DIABETIC GASTROPARESIS

 

Gastroparesis, "delayed gastric emptying," is one of the more serious ramifications of diabetes. We tend to take the working of the stomach and intestines for granted, until they stop working properly. The digestive tract is closely controlled by the brain, via the autonomic nerves.

Problems come with the development of neuropathy. Extended periods of time with high blood glucose, or with the uremic toxicity that follows kidney failure, can damage nerve fibers, and when the autonomic nerves are damaged, stomach function can become increasingly unpredictable. As with neuropathy itself, an individual may have mild to severe symptoms of gastroparesis.

Gastroparesis may cause: early satiety (feeling "full" almost immediately after starting to eat), abdominal bloating, gastric pain, nausea, and vomiting. The gastroparesis sufferer may burp or vomit up food consumed many hours before--and find it nearly undigested. The nausea, vomiting, and dehydration may become severe enough to require hospitalization.

Anorexia, unwillingness to eat, can become a factor. With so much frustration and difficulty digesting food, the person simply chooses not to eat, rather than be sick all the time. This creates further problems with blood sugar control, and may lead to malnutrition.

Gastroparesis alone is a double handful for anyone struggling to cope. When it follows diabetes, it can become far more serious. The "backbone" of diabetes self-management is good scheduling--but such scheduling assumes that food taken on time will be digested on time. The diabetic forever juggles food, insulin and/or oral medications, exercise, and time-of-day, to optimize blood glucose level. Gastroparesis' unpredictability injects a new variable into the equation, as the digestive system may function on time, late, or not at all.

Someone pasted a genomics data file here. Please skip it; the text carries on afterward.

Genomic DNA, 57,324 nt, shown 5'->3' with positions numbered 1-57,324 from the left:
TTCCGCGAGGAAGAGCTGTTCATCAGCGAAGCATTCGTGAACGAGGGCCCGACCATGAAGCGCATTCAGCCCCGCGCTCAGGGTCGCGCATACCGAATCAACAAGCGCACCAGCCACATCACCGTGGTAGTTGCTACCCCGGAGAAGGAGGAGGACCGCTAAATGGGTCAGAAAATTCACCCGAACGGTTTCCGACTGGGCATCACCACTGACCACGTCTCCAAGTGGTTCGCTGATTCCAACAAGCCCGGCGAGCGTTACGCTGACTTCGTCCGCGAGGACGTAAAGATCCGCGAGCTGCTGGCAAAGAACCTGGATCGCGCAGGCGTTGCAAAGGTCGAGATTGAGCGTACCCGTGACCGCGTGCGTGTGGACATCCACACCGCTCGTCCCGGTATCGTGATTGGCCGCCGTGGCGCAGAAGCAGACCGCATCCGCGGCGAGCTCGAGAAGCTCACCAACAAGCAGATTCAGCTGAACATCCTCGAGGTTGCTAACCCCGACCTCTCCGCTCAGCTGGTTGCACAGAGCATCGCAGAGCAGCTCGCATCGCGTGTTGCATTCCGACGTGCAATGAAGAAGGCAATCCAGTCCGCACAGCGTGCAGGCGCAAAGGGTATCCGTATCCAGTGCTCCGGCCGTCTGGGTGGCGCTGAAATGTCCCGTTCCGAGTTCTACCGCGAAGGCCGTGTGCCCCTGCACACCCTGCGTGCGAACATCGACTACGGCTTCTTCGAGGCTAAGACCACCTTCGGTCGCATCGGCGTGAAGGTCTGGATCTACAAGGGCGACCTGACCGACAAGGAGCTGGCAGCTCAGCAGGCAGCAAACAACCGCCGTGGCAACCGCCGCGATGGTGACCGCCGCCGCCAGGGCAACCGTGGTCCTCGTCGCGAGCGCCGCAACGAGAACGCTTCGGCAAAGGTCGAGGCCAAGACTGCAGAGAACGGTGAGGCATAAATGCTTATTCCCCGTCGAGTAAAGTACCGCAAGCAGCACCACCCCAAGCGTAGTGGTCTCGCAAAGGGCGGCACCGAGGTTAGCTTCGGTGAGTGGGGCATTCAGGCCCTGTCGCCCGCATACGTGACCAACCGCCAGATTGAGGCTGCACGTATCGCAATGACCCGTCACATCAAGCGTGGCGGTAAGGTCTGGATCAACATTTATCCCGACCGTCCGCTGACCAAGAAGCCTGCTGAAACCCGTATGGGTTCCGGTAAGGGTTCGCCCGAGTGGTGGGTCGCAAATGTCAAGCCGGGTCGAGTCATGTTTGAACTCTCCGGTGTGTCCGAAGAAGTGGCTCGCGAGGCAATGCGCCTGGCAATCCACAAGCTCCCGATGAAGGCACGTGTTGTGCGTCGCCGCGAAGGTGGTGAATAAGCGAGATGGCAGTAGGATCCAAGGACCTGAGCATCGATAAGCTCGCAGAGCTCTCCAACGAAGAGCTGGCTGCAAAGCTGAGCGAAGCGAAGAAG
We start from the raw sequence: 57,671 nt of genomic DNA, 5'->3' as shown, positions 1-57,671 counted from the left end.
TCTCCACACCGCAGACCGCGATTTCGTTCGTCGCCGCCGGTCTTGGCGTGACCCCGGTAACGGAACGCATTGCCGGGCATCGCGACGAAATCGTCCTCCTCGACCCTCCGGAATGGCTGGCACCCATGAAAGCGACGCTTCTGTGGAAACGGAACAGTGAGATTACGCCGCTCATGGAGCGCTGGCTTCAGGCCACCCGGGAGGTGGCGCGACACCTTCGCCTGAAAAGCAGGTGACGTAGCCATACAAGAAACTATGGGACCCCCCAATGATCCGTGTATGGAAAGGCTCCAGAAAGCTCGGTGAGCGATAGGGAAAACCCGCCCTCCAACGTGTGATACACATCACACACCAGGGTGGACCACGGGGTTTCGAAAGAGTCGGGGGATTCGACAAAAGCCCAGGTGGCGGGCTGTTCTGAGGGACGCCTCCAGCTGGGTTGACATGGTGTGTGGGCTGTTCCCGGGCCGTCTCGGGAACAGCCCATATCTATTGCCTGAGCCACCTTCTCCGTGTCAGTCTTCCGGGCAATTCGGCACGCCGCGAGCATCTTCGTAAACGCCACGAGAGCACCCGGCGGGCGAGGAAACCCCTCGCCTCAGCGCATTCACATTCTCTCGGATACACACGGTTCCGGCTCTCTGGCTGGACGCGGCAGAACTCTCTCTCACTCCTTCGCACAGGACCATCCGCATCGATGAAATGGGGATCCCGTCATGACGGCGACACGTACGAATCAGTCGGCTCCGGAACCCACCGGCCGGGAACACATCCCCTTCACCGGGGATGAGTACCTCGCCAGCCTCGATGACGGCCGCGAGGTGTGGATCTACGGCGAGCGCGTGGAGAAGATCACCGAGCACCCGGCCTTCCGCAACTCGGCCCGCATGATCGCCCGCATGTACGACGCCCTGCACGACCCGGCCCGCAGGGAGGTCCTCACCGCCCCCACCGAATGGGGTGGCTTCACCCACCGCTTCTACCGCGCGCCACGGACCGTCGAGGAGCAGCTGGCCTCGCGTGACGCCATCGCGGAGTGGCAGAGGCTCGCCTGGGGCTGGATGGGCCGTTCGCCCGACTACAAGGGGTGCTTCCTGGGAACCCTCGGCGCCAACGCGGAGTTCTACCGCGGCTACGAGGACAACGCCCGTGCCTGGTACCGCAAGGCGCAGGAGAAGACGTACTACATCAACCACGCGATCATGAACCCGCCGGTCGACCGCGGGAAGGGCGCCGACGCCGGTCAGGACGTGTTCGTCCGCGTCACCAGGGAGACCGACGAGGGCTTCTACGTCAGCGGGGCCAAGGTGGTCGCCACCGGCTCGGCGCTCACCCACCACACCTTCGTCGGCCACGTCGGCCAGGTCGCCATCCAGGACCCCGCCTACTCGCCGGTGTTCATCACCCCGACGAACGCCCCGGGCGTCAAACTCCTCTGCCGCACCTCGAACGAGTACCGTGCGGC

Meals may be missed; oral medications undigested. The correct amount of insulin, taken with a meal, may throw the individual into hypoglycemia when the meal remains undigested. Compensating for expected difficulties, that do not then materialize, the diabetic may experience hyperglycemia.

The serious consequences of severe gastroparesis are a ringing argument for good, consistent diabetes self-management, adopted before such ramifications have the opportunity to develop. The Diabetes Control and Complications Trial (DCCT) proved that "tight control" of blood glucose radically diminished the likelihood of such complications as neuropathy, nephropathy, retinopathy, and gastroparesis.

Diabetes is a sneaky disease. You may do your best, and still experience severe complications, or, you may have developed the condition years before the DCCT, back when we didn't know so much about good control. If you have gastric difficulties, talk to your doctor. Gastroparesis is just one of many conditions that can interfere with digestion.

If your doctor determines that you have gastroparesis, a number of options are open, depending on the severity of your symptoms. Medications such as Metoclopramide, Bethanecol, Domperidone, Cisapride (Propulsid) and, surprisingly, the antibiotic Erythromycin, bring some relief. Your diet may need adjustment, toward easy-to-digest foods.

Not enough is known about gastroparesis, or about the neuropathy that produces it. Future studies should give us better tools to deal with this ramification. We do know that diabetics who get their blood sugars under good control and keep them there often see a lessening in the severity of complications. It is never too late to improve your control.